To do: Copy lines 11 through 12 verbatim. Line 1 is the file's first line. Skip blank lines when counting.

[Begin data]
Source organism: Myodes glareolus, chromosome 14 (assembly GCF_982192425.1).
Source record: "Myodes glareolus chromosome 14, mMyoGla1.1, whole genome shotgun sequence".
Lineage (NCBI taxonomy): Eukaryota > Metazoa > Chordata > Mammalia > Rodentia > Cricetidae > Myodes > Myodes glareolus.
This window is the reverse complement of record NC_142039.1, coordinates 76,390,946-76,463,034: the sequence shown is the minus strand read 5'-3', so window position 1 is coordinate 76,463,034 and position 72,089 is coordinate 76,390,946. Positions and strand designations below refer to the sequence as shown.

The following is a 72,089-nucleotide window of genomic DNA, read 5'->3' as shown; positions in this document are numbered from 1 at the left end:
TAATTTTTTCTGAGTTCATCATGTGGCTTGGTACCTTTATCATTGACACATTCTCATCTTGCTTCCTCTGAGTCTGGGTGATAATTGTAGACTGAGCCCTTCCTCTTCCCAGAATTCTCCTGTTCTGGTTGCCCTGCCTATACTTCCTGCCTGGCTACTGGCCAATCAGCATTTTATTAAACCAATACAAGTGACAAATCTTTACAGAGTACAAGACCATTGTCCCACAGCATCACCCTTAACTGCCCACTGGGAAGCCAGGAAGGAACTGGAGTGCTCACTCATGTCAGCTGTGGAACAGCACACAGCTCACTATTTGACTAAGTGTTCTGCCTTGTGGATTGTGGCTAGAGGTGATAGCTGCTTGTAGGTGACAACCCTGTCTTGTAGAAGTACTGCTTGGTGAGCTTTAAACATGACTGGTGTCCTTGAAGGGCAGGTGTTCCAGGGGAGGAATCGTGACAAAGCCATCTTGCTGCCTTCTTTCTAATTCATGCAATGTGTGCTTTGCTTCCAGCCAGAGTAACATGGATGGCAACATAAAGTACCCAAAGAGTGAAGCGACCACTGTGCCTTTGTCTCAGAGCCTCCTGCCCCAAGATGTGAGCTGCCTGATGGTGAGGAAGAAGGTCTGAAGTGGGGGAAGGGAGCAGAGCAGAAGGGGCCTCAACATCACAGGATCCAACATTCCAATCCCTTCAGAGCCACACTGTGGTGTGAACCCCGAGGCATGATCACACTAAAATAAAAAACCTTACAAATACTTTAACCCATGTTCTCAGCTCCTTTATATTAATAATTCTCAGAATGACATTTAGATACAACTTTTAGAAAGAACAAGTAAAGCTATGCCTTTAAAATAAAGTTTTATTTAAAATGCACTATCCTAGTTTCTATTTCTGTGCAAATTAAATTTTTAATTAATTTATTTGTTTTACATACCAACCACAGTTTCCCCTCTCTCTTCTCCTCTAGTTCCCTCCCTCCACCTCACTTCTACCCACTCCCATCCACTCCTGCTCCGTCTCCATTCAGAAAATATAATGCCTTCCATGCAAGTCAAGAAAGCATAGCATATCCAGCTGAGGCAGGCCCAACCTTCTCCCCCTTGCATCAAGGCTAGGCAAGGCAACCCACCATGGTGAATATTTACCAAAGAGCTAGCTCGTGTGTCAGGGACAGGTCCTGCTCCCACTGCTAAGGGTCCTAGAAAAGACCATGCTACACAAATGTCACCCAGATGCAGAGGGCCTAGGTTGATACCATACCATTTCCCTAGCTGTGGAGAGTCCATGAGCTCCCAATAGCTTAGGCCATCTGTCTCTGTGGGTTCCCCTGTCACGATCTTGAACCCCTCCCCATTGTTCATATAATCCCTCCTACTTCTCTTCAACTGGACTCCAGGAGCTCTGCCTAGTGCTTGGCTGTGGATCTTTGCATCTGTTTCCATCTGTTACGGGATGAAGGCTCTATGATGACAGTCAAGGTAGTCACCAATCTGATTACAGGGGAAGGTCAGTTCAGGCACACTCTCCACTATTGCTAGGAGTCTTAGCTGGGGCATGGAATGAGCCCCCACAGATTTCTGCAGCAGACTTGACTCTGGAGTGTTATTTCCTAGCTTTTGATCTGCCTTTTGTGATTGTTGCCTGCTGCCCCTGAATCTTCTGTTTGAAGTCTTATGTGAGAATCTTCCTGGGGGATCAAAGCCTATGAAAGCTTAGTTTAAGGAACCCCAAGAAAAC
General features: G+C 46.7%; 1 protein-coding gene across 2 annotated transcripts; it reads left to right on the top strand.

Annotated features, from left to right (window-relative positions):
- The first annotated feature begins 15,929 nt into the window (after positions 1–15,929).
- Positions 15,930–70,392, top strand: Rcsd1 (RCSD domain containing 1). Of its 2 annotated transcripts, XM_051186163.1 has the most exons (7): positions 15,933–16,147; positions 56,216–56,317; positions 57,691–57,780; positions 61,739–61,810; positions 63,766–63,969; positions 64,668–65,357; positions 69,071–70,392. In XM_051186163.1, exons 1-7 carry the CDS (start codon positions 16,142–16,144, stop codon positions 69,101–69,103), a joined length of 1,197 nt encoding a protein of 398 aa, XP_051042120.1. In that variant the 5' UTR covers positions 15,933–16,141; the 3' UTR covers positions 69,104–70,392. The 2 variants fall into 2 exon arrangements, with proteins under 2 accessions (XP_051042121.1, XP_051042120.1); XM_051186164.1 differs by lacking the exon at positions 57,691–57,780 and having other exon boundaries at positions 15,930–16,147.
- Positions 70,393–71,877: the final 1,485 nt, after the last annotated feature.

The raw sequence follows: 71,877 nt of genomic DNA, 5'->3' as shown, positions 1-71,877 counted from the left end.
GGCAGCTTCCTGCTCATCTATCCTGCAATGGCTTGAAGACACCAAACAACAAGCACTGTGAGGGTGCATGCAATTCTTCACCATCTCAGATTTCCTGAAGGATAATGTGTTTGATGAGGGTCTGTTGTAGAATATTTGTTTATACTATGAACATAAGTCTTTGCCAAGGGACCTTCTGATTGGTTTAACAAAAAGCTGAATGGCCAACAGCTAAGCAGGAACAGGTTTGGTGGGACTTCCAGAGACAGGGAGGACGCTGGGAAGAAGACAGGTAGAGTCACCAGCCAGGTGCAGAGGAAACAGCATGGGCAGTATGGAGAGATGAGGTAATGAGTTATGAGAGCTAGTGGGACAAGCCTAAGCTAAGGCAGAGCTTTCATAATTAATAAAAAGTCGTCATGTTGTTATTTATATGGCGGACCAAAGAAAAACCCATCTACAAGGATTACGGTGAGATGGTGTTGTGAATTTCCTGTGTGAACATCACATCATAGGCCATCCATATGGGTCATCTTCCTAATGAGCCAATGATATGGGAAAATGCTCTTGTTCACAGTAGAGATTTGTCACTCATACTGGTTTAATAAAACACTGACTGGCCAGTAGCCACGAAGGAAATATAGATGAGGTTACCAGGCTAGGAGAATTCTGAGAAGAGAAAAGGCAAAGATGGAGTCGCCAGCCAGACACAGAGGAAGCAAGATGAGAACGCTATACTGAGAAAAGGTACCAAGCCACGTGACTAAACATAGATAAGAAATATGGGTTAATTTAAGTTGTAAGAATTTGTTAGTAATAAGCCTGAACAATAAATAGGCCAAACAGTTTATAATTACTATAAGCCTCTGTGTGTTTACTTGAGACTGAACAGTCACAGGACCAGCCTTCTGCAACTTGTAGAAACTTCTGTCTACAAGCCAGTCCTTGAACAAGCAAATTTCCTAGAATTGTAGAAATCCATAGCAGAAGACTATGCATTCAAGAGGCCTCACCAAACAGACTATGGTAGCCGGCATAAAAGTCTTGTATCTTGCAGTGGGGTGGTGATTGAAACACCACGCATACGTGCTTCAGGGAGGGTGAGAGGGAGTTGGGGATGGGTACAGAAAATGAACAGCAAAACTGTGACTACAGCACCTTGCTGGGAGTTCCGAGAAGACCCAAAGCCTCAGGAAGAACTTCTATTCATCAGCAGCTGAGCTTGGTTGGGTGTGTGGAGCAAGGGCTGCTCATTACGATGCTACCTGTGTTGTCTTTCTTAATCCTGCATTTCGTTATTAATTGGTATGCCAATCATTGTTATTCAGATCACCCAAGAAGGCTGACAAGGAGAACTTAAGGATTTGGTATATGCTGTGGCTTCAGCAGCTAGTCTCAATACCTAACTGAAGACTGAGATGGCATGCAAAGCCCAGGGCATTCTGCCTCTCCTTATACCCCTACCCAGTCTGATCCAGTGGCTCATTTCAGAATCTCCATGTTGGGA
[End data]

- Positions 70,393–71,877: the final 1,485 nt, after the last annotated feature.

The raw sequence follows: 71,877 nt of genomic DNA, 5'->3' as shown, positions 1-71,877 counted from the left end.